Blind female anarchist executed for Lenin assassination plot
THE crowd milled around the politician after he delivered a speech at the Mikhelson arms factory in Moscow. Communist leader Vladimir Ilyich Lenin looked like an ordinary Russian. But he was a charismatic man who enjoyed talking to the public so his bodyguards never stood between him and those who wanted to meet him.
As Lenin stood chatting, a pistol was fired at him. One bullet struck him in the shoulder, another in the jaw and the neck and a third passed through his coat, hitting the woman to whom he had been talking.
Wounded, Lenin slumped to the ground and panic set in. Workers from the factory scattered crying, "They've killed him!"
It was not the first time an attempt had been made on Lenin's life, so militiamen and Red Guards stationed at the factory sprang into action. A suspect named Fanya Kaplan, said to have been a member of the Socialist Revolutionary (SR) party, was captured and detained.
It sparked a wave of fear through the Communist government. Earlier in the day Moisei Uritsky, chief of the Petrograd Cheka (secret police), had been assassinated.
It was August 30, 1918, a century ago today, and although Lenin wasn't killed, the assassination attempt would change the course of history. The communists began hunting down those they believed were responsible, the SR being their main political rivals, initiating the first Red Terror and setting a pattern that would be repeated in coming decades.
The wounded leader's popularity soared as a result of his survival. But he would be plagued by health problems for the rest of his life, allowing Joseph Stalin to consolidate his power.
But there is still doubt about who actually shot Lenin. Kaplan was near blind, she had never had any experience with firearms and it was near dark when the shooting happened. Despite signing a confession, many historians doubt she pulled the trigger.
Kaplan was born in 1890 in the Russian province of Volynia in what is today the Ukraine. There is some doubt about her original name but it is believed to have been Feiga Khaimovna Roytblat or Reutman. She also sometimes went by the name Dora.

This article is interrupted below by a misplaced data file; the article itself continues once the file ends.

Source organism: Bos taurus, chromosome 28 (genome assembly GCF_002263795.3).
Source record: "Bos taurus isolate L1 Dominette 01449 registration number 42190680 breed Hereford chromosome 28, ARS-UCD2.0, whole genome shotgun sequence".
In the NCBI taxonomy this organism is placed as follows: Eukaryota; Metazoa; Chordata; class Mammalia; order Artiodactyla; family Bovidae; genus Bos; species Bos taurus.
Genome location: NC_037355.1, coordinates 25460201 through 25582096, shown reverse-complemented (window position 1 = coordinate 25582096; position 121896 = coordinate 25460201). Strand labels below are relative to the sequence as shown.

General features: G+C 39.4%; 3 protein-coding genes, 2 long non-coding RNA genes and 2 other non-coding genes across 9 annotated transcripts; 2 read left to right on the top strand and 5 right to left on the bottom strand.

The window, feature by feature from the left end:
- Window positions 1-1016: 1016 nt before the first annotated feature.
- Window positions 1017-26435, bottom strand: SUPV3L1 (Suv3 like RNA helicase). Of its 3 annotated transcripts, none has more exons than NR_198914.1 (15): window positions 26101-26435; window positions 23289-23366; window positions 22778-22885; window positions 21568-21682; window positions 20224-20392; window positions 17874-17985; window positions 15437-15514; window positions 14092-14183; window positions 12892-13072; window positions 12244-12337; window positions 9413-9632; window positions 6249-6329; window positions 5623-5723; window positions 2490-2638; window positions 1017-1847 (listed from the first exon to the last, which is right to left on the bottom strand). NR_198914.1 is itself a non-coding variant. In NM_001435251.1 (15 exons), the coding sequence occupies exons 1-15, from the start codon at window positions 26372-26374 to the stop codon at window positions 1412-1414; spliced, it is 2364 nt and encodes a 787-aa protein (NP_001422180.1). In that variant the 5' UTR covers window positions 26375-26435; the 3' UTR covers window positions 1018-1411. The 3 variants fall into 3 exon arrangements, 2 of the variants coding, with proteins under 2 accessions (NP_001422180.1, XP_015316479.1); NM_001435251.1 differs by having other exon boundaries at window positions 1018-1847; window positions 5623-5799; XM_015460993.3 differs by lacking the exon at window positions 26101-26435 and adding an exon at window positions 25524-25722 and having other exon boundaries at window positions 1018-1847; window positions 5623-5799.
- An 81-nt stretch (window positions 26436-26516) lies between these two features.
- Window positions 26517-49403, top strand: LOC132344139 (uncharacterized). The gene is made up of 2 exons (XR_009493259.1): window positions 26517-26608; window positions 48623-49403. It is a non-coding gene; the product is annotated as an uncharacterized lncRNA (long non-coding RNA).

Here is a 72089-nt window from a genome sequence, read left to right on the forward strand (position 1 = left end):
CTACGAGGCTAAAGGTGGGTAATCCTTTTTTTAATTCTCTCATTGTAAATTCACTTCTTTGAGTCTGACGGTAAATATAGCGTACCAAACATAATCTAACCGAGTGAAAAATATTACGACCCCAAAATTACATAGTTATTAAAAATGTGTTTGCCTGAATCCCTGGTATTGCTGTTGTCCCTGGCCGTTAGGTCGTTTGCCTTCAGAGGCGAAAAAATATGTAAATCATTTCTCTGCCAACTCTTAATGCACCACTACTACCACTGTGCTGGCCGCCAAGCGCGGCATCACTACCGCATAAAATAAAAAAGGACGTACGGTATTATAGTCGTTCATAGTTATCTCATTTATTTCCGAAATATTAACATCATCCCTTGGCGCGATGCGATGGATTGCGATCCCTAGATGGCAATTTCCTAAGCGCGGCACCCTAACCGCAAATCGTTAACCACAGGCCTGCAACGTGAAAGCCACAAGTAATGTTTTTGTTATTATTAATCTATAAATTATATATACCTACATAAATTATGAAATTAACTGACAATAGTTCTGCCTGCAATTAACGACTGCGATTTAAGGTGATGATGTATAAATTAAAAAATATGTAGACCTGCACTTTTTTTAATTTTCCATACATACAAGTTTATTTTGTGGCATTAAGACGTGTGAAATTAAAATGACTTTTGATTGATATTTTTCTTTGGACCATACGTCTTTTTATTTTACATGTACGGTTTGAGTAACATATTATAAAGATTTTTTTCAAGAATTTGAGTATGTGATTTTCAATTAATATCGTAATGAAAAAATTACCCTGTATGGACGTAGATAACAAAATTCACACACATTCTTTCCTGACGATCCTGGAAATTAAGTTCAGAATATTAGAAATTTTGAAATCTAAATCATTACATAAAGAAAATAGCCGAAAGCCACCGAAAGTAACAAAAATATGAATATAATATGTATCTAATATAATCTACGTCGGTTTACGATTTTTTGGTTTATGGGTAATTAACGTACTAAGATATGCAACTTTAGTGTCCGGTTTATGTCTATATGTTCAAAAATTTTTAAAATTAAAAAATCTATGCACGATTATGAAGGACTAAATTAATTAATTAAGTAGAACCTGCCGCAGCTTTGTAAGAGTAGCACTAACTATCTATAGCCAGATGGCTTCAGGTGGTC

Her father was a teacher in the local Jewish community and she was mostly home schooled. As a teenager she left home to learn millinery in Odessa, but became politically aware at a very young age.
In 1906, using the name Fanya Kaplan, she moved into a flat in Kiev where she and two anarchist friends plotted acts of political terror. She was arrested when a bomb accidentally went off in her flat, killing a maid.
Sentenced to life in a katorga (labour camp) in Siberia, her physical and mental health suffered. Her eyesight began to fail and in 1909 she went blind. She was later transferred to a series of hospitals where doctors were able to restore some of her sight.
After the overthrow of the Tsar in 1917, she was released from prison and lived in Moscow with another terrorist she met in prison.
When the Bolsheviks, led by Lenin, seized power in November 1917 and ran the state through workers and soldiers collectives known as Soviets, bypassing the elected Constituent Assembly, she joined an anti-Bolshevik group. She was given a job in a municipal administration run by non-Bolsheviks, but when Lenin's soviet government began dismantling all non-communist government organisations in January 1918, she lost her job.
It gave her reason to be angry. But there were also others who wanted Lenin dead. He had survived a shooting by monarchists in January 1918.
Kaplan's movements in the months leading up to the August 1918 attempt are unknown, but it is assumed that she sought out the SR, who had positioned themselves as the main political opposition. She then plotted with them to kill Lenin.
Just why the SR would task a nearly blind woman with murdering the Communist leader is difficult to fathom. But when Lenin spoke at the Mikhelson arms factory and was shot, witnesses saw her there with a gun.
She may have been just one of several people with guns and may not have fired the shots herself.
Of the 18 witnesses questioned that day, none saw the actual shooting. She signed a confession saying: "Today I shot Lenin. I did it on my own. I will not say from whom I obtained my revolver."
She claimed she was a supporter of the Constituent Assembly and was unhappy that it had been cast aside. On September 3 she was deemed guilty and executed with a bullet to the head.
Lenin survived only another 5½ years before he died in 1924 from a series of strokes. It is believed the injuries, along with the tide of fear and suspicion unleashed by the assassination attempt, contributed to his death.